Tuesday, May 10, 2022

May Misery

 Well, here I am. It's Mother's Day and my daughter, Michele and her husband Harry, invited me over for a lovely meal. My granddaughter Leah drove up for Denver. I was presented with a lovely Pendleton bag. My problems commenced when I joined the family outside on the patio. Literally everyone else was in sandals and lightweight clothing. I was wearing two sweaters (One is a turtleneck) and a jacket.

I cannot believe that my non-allergic rhinitis is stronger than ever. Springtime brings a special kind of misery. Everyone else was enjoying the sunshine and I was chilly and bundled up. The worst side effect is fatigue and a special kind of brain fog unless I'm dosed up with an antihistamine/decongestant. Then I do quite well. But I didn't have it on hand, and it was Sunday. 

I have a number of historical medicals books on my shelves. From time to time I wonder what folks did about illnesses year ago. When I was a little girl my mother's remedy was lemon juice with aspirin for practically anything--coupled with bed rest. 

Folk medicine played a huge role in my most recent book, The Healer's Daughter (Five Star/Gale Cengage) which was set in the 1800s, a central character, Queen Bess, used maggots to cleanse a mother's wound from a Caesarian incision. If that sounds gross and primitive maggots are still being used today in some of the best hospitals because they work more quickly than other methods and don't spread the infection. Still. I would rather not have this done to me. I'm a rather queasy woman.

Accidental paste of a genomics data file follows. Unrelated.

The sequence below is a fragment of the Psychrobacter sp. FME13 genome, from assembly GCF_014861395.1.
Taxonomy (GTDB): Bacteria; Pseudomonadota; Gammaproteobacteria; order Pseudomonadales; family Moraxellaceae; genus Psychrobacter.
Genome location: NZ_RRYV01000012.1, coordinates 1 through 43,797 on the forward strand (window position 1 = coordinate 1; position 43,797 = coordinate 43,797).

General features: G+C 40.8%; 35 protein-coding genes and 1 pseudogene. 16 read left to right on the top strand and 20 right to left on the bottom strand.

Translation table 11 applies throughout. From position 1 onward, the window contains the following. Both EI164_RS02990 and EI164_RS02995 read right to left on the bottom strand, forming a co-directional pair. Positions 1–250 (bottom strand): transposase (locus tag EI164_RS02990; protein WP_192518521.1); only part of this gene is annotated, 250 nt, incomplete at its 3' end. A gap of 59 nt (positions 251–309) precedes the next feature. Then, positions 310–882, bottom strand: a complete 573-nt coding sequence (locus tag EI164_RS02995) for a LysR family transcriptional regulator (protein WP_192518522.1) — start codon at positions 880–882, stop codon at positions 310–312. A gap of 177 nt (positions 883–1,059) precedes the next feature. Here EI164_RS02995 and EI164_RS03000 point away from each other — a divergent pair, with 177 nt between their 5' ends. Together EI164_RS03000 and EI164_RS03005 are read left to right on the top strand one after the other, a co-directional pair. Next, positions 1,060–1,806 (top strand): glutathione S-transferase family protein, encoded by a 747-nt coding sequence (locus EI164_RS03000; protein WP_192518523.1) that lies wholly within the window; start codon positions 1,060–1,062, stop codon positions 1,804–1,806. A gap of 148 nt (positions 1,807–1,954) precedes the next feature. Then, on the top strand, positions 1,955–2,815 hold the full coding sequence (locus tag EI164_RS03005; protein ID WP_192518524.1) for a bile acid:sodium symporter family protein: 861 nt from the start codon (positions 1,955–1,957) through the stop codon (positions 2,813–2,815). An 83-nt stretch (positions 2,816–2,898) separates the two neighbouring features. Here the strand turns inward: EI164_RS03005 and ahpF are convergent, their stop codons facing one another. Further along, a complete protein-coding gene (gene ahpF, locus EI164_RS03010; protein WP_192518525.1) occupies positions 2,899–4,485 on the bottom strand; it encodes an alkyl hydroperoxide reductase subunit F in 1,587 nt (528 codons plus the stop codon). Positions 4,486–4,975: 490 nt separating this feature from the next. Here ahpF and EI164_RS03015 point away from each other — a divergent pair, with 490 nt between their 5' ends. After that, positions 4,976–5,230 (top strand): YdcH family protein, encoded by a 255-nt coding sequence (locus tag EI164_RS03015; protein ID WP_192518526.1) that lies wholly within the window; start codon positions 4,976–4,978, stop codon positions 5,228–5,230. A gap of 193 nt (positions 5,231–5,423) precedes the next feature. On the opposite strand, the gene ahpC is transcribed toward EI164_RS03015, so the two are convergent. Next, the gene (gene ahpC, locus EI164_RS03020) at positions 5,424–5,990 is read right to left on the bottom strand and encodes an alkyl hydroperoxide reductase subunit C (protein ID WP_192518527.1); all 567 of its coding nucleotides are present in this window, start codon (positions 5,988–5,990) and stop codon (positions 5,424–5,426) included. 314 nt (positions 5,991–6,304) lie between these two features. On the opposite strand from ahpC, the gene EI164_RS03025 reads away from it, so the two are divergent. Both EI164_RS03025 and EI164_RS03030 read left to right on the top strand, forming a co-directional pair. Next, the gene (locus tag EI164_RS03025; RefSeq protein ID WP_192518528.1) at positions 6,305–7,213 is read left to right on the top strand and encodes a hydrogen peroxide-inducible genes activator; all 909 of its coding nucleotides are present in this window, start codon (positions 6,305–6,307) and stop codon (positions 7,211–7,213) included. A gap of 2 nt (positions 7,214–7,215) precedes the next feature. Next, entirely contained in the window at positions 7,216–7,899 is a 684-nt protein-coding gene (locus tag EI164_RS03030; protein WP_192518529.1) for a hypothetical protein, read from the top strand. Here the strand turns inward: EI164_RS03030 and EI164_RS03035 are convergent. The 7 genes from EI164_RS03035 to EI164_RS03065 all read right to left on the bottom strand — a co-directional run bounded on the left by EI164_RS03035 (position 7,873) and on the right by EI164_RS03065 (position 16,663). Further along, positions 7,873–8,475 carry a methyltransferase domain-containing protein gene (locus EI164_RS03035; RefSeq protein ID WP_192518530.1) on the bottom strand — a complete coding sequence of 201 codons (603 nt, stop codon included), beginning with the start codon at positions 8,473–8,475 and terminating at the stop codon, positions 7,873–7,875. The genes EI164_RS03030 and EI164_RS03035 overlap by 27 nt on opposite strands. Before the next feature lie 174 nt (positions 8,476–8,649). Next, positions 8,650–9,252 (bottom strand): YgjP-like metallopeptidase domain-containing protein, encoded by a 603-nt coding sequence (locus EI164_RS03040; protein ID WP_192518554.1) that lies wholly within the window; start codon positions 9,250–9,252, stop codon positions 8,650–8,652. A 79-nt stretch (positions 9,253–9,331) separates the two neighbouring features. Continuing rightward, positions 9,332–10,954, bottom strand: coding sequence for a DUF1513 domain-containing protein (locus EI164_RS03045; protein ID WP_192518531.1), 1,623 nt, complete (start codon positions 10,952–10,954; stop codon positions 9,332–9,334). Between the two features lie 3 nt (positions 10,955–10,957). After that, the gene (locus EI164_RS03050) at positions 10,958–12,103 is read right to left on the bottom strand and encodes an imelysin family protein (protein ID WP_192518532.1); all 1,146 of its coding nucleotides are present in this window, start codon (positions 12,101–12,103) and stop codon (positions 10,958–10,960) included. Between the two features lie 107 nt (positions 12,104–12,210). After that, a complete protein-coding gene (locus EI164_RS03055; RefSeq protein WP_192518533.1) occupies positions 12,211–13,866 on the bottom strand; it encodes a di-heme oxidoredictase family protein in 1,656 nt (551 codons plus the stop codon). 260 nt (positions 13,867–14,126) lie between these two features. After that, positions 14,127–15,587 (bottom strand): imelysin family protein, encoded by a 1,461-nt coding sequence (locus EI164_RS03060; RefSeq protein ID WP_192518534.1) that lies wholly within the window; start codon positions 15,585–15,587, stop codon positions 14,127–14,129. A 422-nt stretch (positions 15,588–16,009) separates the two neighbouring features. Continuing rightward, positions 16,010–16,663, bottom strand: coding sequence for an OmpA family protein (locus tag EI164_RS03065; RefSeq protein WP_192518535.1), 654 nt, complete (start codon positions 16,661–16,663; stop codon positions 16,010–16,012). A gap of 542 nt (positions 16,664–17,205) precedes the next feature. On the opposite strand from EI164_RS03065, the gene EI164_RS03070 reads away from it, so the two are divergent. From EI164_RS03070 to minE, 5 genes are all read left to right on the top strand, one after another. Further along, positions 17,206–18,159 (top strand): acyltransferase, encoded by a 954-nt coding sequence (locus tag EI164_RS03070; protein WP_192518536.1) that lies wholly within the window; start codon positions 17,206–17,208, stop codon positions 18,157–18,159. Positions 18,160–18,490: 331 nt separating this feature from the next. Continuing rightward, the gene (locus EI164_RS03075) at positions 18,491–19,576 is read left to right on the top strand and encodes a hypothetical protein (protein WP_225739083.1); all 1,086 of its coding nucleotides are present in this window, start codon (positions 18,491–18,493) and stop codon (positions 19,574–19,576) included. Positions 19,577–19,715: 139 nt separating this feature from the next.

In another book, Hidden Heritage, (Poisoned Pen Press) an old Spanish woman combines all kinds of spells with her herbs, and her knowledge of plants is profound and very ancient. Since I mentioned a madstone in this book, a reader wrote to tell me about one in a museum in Missouri. A madstone was used to cure a person of rabies. The stone is actually a hairball from a deer's stomach. A madstone from a white albino deer will also take care of rattlesnake venom. 

My all-time favorite recommendation for wound treatment was whiskey and opium. Taken as requested. It came from a Tennessee hill doctor.  


Tom Burns said...

I'm suffering from a terrible allergy as we speak. If you've got any folk med recommendations, please let me know.

Charlotte Hinger said...

Tom, I haven't found any magic formula. After the trees settle down I have several months of peace until Ragweed season